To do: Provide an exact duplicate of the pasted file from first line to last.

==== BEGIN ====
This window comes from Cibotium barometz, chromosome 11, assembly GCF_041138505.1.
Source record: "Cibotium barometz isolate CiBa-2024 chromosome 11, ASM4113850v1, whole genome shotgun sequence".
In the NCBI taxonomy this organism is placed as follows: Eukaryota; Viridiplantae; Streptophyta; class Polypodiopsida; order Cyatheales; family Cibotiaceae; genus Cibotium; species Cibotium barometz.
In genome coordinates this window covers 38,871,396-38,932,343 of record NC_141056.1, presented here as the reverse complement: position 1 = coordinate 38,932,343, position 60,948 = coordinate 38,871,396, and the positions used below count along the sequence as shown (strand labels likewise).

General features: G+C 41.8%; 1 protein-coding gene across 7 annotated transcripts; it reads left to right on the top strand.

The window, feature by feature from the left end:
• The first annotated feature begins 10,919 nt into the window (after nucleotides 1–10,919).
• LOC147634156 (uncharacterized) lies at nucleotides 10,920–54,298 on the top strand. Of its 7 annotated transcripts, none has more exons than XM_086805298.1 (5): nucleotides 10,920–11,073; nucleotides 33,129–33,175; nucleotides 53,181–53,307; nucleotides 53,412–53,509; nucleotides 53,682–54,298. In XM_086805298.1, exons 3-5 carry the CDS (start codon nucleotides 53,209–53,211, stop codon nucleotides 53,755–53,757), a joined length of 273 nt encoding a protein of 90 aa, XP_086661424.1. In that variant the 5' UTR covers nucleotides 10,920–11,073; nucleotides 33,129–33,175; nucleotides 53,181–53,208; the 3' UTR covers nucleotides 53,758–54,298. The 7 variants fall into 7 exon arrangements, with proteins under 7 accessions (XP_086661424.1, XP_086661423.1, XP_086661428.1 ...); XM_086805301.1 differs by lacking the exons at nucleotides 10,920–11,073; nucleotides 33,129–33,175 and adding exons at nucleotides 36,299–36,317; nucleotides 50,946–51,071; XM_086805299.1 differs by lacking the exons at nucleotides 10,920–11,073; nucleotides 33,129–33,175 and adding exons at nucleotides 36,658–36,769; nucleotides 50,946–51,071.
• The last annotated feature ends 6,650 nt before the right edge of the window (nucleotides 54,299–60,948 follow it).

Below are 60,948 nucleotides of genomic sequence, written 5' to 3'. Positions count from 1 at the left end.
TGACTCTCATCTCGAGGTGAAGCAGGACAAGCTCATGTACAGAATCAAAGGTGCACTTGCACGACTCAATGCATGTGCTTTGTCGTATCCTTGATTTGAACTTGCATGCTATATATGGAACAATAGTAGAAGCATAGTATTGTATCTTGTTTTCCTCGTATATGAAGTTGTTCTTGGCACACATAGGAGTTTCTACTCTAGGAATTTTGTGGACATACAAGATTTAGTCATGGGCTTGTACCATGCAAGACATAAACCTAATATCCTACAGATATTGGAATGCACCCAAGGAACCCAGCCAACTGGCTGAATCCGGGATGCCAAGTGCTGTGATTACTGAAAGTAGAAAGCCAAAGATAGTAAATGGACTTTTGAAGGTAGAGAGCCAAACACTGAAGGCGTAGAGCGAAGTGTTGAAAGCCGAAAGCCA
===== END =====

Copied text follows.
This window comes from Cibotium barometz, chromosome 11, assembly GCF_041138505.1.
Source record: "Cibotium barometz isolate CiBa-2024 chromosome 11, ASM4113850v1, whole genome shotgun sequence".
In the NCBI taxonomy this organism is placed as follows: Eukaryota; Viridiplantae; Streptophyta; class Polypodiopsida; order Cyatheales; family Cibotiaceae; genus Cibotium; species Cibotium barometz.
In genome coordinates this window covers 38,871,396-38,932,343 of record NC_141056.1, presented here as the reverse complement: position 1 = coordinate 38,932,343, position 60,948 = coordinate 38,871,396, and the positions used below count along the sequence as shown (strand labels likewise).

General features: G+C 41.8%; 1 protein-coding gene across 7 annotated transcripts; it reads left to right on the top strand.

The window, feature by feature from the left end:
• The first annotated feature begins 10,919 nt into the window (after nucleotides 1–10,919).
• LOC147634156 (uncharacterized) lies at nucleotides 10,920–54,298 on the top strand. Of its 7 annotated transcripts, none has more exons than XM_086805298.1 (5): nucleotides 10,920–11,073; nucleotides 33,129–33,175; nucleotides 53,181–53,307; nucleotides 53,412–53,509; nucleotides 53,682–54,298. In XM_086805298.1, exons 3-5 carry the CDS (start codon nucleotides 53,209–53,211, stop codon nucleotides 53,755–53,757), a joined length of 273 nt encoding a protein of 90 aa, XP_086661424.1. In that variant the 5' UTR covers nucleotides 10,920–11,073; nucleotides 33,129–33,175; nucleotides 53,181–53,208; the 3' UTR covers nucleotides 53,758–54,298. The 7 variants fall into 7 exon arrangements, with proteins under 7 accessions (XP_086661424.1, XP_086661423.1, XP_086661428.1 ...); XM_086805301.1 differs by lacking the exons at nucleotides 10,920–11,073; nucleotides 33,129–33,175 and adding exons at nucleotides 36,299–36,317; nucleotides 50,946–51,071; XM_086805299.1 differs by lacking the exons at nucleotides 10,920–11,073; nucleotides 33,129–33,175 and adding exons at nucleotides 36,658–36,769; nucleotides 50,946–51,071.
• The last annotated feature ends 6,650 nt before the right edge of the window (nucleotides 54,299–60,948 follow it).

Below are 60,948 nucleotides of genomic sequence, written 5' to 3'. Positions count from 1 at the left end.
TGACTCTCATCTCGAGGTGAAGCAGGACAAGCTCATGTACAGAATCAAAGGTGCACTTGCACGACTCAATGCATGTGCTTTGTCGTATCCTTGATTTGAACTTGCATGCTATATATGGAACAATAGTAGAAGCATAGTATTGTATCTTGTTTTCCTCGTATATGAAGTTGTTCTTGGCACACATAGGAGTTTCTACTCTAGGAATTTTGTGGACATACAAGATTTAGTCATGGGCTTGTACCATGCAAGACATAAACCTAATATCCTACAGATATTGGAATGCACCCAAGGAACCCAGCCAACTGGCTGAATCCGGGATGCCAAGTGCTGTGATTACTGAAAGTAGAAAGCCAAAGATAGTAAATGGACTTTTGAAGGTAGAGAGCCAAACACTGAAGGCGTAGAGCGAAGTGTTGAAAGCCGAAAGCCA